15. Evaluation of the catalytic specificity, biochemical properties, and milk clotting abilities of an aspartic peptidase from Rhizomucor miehei.

    PubMed

    da Silva, Ronivaldo Rodrigues; Souto, Tatiane Beltramini; de Oliveira, Tássio Brito; de Oliveira, Lilian Caroline Gonçalves; Karcher, Daniel; Juliano, Maria Aparecida; Juliano, Luiz; de Oliveira, Arthur H C; Rodrigues, André; Rosa, Jose C; Cabral, Hamilton

    2016-08-01

    In this study, we detail the specificity of an aspartic peptidase from Rhizomucor miehei and evaluate the effects of this peptidase on clotting milk using the peptide sequence of k-casein (Abz-LSFMAIQ-EDDnp) and milk powder. Molecular mass of the peptidase was estimated at 37 kDa, and optimum activity was achieved at pH 5.5 and 55 °C. The peptidase was stable at pH values ranging from 3 to 5 and temperatures of up 45 °C for 60 min. Dramatic reductions in proteolytic activity were observed with exposure to sodium dodecyl sulfate, and aluminum and copper (II) chloride. Peptidase was inhibited by pepstatin A, and mass spectrometry analysis identified four peptide fragments (TWSISYGDGSSASGILAK, ASNGGGGEYIFGGYDSTK, GSLTTVPIDNSR, and GWWGITVDRA), similar to rhizopuspepsin. The analysis of catalytic specificity showed that the coagulant activity of the peptidase was higher than the proteolytic activity and that there was a preference for aromatic, basic, and nonpolar amino acids, particularly methionine, with specific cleavage of the peptide bond between phenylalanine and methionine. Thus, this peptidase may function as an important alternative enzyme in milk clotting during the preparation of cheese. PMID:27165660

  16. A novel thrombelastograph tissue factor/kaolin assay of activated clotting times for monitoring heparin anticoagulation during cardiopulmonary bypass.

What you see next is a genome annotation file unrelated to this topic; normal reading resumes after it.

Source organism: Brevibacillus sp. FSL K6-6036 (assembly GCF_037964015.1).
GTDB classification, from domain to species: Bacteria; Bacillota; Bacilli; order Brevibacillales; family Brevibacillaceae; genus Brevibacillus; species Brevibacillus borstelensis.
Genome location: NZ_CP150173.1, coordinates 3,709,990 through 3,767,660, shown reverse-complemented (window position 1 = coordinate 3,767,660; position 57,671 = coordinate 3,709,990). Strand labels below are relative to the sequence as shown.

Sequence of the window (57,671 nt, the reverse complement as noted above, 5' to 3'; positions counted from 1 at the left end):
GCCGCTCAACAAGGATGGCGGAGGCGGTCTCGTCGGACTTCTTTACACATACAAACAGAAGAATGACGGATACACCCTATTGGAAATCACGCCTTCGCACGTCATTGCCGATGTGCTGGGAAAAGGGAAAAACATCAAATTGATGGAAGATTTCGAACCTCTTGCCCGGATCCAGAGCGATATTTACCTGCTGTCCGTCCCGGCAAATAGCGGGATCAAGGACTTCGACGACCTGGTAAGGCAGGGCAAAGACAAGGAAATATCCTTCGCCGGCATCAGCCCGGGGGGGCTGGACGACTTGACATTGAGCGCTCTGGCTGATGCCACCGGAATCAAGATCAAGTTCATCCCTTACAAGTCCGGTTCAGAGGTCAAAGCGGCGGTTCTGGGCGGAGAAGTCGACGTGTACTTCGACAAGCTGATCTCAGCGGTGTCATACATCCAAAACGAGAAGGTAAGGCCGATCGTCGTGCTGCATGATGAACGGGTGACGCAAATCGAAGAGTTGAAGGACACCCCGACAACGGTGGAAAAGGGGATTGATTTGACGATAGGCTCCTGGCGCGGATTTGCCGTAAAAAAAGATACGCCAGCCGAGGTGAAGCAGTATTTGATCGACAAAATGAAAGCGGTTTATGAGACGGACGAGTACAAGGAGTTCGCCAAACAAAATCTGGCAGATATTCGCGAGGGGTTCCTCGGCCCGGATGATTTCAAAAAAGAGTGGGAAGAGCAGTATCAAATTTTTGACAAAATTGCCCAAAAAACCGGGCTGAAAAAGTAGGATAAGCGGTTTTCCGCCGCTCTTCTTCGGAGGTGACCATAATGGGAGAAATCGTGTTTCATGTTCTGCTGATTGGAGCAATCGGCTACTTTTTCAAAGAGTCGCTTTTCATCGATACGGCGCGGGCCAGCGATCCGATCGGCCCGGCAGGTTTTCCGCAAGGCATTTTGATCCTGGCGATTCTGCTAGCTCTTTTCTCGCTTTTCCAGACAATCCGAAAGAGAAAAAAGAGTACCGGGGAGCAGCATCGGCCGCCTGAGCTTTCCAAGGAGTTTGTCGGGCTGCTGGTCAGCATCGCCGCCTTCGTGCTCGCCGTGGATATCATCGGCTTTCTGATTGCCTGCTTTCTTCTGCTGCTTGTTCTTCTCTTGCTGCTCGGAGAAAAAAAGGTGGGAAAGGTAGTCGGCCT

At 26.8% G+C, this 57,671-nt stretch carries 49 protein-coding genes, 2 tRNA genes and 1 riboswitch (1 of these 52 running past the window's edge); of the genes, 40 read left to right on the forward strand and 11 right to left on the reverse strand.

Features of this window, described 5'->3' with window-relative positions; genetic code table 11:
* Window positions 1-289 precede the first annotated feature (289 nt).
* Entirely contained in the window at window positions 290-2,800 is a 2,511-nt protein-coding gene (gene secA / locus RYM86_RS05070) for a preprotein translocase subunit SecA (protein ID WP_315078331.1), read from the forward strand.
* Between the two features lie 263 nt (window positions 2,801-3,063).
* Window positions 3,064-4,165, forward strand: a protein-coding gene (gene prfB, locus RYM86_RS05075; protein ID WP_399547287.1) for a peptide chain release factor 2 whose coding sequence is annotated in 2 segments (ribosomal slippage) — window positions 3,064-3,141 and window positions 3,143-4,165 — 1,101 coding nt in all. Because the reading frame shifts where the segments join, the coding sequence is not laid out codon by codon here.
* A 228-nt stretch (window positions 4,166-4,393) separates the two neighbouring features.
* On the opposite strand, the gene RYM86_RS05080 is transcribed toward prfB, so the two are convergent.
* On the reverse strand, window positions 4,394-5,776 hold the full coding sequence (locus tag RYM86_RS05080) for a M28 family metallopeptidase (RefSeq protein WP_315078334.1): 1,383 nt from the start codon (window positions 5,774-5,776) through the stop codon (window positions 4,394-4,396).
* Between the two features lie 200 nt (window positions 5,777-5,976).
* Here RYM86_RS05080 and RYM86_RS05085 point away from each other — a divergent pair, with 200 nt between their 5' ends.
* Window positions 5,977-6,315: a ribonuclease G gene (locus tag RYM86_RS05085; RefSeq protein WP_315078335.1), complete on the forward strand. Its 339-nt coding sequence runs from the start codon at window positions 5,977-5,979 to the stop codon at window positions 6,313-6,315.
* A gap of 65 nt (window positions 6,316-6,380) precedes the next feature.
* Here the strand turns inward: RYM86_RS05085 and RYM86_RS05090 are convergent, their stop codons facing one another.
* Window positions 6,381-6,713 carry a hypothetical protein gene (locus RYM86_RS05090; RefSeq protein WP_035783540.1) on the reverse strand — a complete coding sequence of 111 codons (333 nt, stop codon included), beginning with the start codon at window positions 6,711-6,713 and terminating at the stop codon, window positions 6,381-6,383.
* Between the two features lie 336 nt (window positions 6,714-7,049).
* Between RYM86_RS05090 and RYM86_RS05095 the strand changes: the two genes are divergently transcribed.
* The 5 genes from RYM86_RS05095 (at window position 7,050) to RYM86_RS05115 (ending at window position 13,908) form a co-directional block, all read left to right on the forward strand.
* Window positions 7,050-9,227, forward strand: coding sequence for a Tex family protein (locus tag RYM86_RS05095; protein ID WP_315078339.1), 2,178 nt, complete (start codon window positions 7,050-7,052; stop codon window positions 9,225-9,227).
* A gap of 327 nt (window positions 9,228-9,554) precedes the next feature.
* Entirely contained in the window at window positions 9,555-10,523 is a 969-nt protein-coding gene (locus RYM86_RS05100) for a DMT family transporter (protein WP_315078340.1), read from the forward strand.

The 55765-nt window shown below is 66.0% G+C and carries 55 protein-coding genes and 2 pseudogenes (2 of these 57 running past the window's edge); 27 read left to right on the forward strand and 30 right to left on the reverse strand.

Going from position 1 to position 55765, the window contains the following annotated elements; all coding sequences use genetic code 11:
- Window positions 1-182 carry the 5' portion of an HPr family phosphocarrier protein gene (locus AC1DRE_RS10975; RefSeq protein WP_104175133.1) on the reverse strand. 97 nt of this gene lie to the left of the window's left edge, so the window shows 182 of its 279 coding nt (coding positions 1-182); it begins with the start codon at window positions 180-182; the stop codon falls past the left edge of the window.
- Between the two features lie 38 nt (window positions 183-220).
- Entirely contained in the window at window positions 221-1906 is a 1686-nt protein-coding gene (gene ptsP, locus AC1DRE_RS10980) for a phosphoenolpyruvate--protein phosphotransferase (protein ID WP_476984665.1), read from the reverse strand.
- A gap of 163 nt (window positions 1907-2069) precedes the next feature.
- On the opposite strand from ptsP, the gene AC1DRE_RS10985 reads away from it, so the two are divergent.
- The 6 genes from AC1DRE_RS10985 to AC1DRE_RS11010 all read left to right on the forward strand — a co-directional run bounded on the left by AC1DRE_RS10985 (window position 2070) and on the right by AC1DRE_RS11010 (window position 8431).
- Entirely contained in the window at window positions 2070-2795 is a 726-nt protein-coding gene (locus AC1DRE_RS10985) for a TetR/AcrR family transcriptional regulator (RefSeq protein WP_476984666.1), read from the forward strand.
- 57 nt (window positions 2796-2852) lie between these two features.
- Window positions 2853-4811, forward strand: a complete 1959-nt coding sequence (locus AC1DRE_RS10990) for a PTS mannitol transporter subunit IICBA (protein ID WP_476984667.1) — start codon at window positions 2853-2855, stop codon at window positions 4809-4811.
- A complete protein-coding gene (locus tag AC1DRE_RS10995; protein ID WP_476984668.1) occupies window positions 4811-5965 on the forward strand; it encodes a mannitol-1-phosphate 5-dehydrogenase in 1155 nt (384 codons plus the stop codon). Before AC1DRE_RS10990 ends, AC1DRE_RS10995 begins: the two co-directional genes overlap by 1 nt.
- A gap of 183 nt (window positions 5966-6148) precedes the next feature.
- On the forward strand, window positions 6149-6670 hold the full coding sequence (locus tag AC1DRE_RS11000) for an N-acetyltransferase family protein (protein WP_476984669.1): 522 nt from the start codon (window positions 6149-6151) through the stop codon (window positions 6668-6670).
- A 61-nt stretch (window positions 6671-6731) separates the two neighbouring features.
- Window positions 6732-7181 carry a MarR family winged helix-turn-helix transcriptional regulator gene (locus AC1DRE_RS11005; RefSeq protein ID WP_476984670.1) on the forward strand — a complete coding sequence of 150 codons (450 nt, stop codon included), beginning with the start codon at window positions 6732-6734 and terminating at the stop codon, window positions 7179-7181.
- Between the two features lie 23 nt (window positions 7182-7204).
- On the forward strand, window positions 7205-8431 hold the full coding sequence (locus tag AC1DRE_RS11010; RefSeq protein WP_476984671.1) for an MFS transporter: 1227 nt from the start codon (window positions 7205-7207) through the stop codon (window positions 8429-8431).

PubMed

    Chavez, Jack J; Foley, Donald E; Snider, Carolyn C; Howell, James C; Cohen, Eli; Muenchen, Robert A; Carroll, Roger C

    2004-11-01

    We used a thrombelastograph (TEG) assay with tissue factor and kaolin (TEG TF/K) to measure activated clotting time (ACT) in 31 patients during cardiopulmonary bypass. For comparison, ACTs were also determined by a Hemochron Jr. Signature and a Hepcon HMS. The TEG TF/K correlated with both the Hepcon (r(2) = 0.789) and Hemochron (r(2) = 0.743) ACTs. The average ACT after heparin was 319 +/- 119 s (mean +/- sd) for the TEG TF/K compared with 624 +/- 118 s for the Hepcon instrument. To evaluate the effects of hemodilution on TEG TF/K and Hemochron assays, ACT assays were performed on blood diluted to 50% and titrated with heparin from 0 to 6 U/mL. Both instruments showed significant (P < 0.01) changes in the ACT-versus-heparin slope, but the 0 heparin intercept for the TEG TF/K ACTs was not significantly changed (P = 0.292), in contrast to that for the Hemochron device (P = 0.041). Both instruments also indicated the same 1.3:1 ratio of protamine to heparin for optimum heparin neutralization, with increasing ACTs at ratios >2.6:1. The TEG TF/K ACT assay rapidly monitors heparin anticoagulation, in addition to the capabilities of this instrument to monitor platelet function, clotting factors, and fibrinolysis.